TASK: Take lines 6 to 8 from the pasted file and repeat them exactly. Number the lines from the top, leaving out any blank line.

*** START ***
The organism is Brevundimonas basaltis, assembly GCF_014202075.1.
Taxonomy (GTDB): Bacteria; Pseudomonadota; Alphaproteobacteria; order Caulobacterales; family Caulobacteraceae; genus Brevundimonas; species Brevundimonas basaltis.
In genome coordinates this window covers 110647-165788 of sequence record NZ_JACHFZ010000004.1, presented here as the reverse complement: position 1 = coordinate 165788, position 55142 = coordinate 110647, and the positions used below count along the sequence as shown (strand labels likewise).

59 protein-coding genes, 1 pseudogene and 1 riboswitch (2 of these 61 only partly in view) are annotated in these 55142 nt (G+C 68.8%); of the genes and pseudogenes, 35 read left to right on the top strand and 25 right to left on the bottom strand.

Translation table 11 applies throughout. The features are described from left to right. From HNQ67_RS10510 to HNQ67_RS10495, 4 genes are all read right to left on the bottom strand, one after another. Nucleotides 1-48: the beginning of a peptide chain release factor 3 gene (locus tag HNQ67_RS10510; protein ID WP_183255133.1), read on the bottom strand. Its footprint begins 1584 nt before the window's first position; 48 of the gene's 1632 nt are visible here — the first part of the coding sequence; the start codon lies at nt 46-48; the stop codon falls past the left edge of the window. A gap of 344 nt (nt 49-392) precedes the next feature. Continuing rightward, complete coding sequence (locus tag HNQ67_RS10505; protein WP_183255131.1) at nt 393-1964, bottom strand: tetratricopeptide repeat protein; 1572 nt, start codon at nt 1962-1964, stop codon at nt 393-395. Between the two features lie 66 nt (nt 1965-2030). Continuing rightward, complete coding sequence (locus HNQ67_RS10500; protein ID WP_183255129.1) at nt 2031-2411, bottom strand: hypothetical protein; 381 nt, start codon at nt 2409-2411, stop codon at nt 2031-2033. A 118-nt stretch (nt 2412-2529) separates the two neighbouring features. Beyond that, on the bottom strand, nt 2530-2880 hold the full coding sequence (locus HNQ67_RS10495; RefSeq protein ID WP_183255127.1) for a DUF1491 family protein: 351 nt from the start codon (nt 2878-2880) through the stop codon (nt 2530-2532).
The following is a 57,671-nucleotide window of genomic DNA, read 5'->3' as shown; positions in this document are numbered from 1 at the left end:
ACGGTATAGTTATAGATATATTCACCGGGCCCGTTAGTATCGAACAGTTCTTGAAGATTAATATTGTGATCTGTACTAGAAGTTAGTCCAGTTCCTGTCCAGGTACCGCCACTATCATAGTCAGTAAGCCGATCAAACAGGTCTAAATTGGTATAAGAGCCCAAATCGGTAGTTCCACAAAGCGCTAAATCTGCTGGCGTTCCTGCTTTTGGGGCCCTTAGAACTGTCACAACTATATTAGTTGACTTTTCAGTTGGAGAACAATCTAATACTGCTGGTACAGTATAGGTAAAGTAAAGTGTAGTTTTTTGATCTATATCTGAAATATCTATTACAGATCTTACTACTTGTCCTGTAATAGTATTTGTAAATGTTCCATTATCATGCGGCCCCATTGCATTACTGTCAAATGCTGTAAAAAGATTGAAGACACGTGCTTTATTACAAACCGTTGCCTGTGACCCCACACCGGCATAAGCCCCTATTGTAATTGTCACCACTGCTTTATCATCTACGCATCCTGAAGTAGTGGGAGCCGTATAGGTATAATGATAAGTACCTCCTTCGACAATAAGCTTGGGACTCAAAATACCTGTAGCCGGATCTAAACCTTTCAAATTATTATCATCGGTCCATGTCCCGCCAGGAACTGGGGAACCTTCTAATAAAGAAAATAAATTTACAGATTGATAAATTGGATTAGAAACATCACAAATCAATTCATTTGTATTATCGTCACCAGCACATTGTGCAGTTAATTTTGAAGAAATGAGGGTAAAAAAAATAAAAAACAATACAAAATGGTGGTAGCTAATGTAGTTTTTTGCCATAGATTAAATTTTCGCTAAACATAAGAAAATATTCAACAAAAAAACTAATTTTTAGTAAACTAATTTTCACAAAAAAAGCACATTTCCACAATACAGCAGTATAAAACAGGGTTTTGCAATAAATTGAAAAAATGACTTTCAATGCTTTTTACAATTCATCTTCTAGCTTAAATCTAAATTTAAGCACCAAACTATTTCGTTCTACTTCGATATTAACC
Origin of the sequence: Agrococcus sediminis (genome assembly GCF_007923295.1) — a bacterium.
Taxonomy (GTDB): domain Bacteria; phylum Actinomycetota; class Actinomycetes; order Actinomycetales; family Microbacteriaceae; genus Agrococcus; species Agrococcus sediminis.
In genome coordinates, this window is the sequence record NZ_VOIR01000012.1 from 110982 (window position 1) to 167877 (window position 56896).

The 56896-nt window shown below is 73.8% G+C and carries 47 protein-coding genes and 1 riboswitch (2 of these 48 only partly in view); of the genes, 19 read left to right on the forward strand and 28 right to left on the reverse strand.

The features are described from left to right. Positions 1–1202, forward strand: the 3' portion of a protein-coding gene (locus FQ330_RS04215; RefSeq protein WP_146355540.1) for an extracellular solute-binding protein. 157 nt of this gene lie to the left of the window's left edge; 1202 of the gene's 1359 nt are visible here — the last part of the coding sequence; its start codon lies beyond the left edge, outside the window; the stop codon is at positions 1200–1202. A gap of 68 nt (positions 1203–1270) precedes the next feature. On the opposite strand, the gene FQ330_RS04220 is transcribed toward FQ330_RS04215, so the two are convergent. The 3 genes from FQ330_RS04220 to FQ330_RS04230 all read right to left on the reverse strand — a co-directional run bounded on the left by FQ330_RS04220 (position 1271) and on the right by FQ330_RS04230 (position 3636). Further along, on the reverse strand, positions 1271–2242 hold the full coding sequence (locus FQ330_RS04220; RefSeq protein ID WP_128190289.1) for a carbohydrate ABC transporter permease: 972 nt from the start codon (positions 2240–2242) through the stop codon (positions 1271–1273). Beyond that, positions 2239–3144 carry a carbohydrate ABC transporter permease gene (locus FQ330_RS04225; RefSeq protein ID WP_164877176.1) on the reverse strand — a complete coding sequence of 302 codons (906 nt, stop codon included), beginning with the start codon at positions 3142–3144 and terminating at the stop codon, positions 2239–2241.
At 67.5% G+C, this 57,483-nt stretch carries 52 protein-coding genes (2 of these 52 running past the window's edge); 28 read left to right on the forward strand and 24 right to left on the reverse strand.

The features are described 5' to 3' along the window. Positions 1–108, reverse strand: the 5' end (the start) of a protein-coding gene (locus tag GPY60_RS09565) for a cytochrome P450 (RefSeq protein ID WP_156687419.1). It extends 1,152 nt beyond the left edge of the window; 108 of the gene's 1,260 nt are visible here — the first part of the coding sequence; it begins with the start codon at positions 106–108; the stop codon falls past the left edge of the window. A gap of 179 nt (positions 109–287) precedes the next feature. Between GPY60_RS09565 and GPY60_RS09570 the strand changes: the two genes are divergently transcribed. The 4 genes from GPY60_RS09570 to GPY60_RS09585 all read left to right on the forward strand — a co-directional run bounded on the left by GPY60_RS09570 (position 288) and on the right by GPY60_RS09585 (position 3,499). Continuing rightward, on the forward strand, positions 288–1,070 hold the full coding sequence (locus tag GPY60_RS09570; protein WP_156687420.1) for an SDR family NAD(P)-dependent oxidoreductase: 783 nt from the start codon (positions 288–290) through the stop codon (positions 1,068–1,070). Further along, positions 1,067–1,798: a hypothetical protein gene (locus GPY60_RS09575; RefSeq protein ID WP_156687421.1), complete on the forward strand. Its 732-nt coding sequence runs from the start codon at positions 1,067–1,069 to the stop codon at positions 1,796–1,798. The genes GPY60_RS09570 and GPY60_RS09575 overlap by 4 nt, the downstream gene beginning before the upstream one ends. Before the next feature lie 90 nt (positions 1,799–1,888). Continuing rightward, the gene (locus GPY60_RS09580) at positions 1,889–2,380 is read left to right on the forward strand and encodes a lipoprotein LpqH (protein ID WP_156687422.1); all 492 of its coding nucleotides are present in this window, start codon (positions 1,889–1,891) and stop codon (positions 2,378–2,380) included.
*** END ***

The following is a 57,671-nucleotide window of genomic DNA, read 5'->3' as shown; positions in this document are numbered from 1 at the left end:
ACGGTATAGTTATAGATATATTCACCGGGCCCGTTAGTATCGAACAGTTCTTGAAGATTAATATTGTGATCTGTACTAGAAGTTAGTCCAGTTCCTGTCCAGGTACCGCCACTATCATAGTCAGTAAGCCGATCAAACAGGTCTAAATTGGTATAAGAGCCCAAATCGGTAGTTCCACAAAGCGCTAAATCTGCTGGCGTTCCTGCTTTTGGGGCCCTTAGAACTGTCACAACTATATTAGTTGACTTTTCAGTTGGAGAACAATCTAATACTGCTGGTACAGTATAGGTAAAGTAAAGTGTAGTTTTTTGATCTATATCTGAAATATCTATTACAGATCTTACTACTTGTCCTGTAATAGTATTTGTAAATGTTCCATTATCATGCGGCCCCATTGCATTACTGTCAAATGCTGTAAAAAGATTGAAGACACGTGCTTTATTACAAACCGTTGCCTGTGACCCCACACCGGCATAAGCCCCTATTGTAATTGTCACCACTGCTTTATCATCTACGCATCCTGAAGTAGTGGGAGCCGTATAGGTATAATGATAAGTACCTCCTTCGACAATAAGCTTGGGACTCAAAATACCTGTAGCCGGATCTAAACCTTTCAAATTATTATCATCGGTCCATGTCCCGCCAGGAACTGGGGAACCTTCTAATAAAGAAAATAAATTTACAGATTGATAAATTGGATTAGAAACATCACAAATCAATTCATTTGTATTATCGTCACCAGCACATTGTGCAGTTAATTTTGAAGAAATGAGGGTAAAAAAAATAAAAAACAATACAAAATGGTGGTAGCTAATGTAGTTTTTTGCCATAGATTAAATTTTCGCTAAACATAAGAAAATATTCAACAAAAAAACTAATTTTTAGTAAACTAATTTTCACAAAAAAAGCACATTTCCACAATACAGCAGTATAAAACAGGGTTTTGCAATAAATTGAAAAAATGACTTTCAATGCTTTTTACAATTCATCTTCTAGCTTAAATCTAAATTTAAGCACCAAACTATTTCGTTCTACTTCGATATTAACC
Origin of the sequence: Agrococcus sediminis (genome assembly GCF_007923295.1) — a bacterium.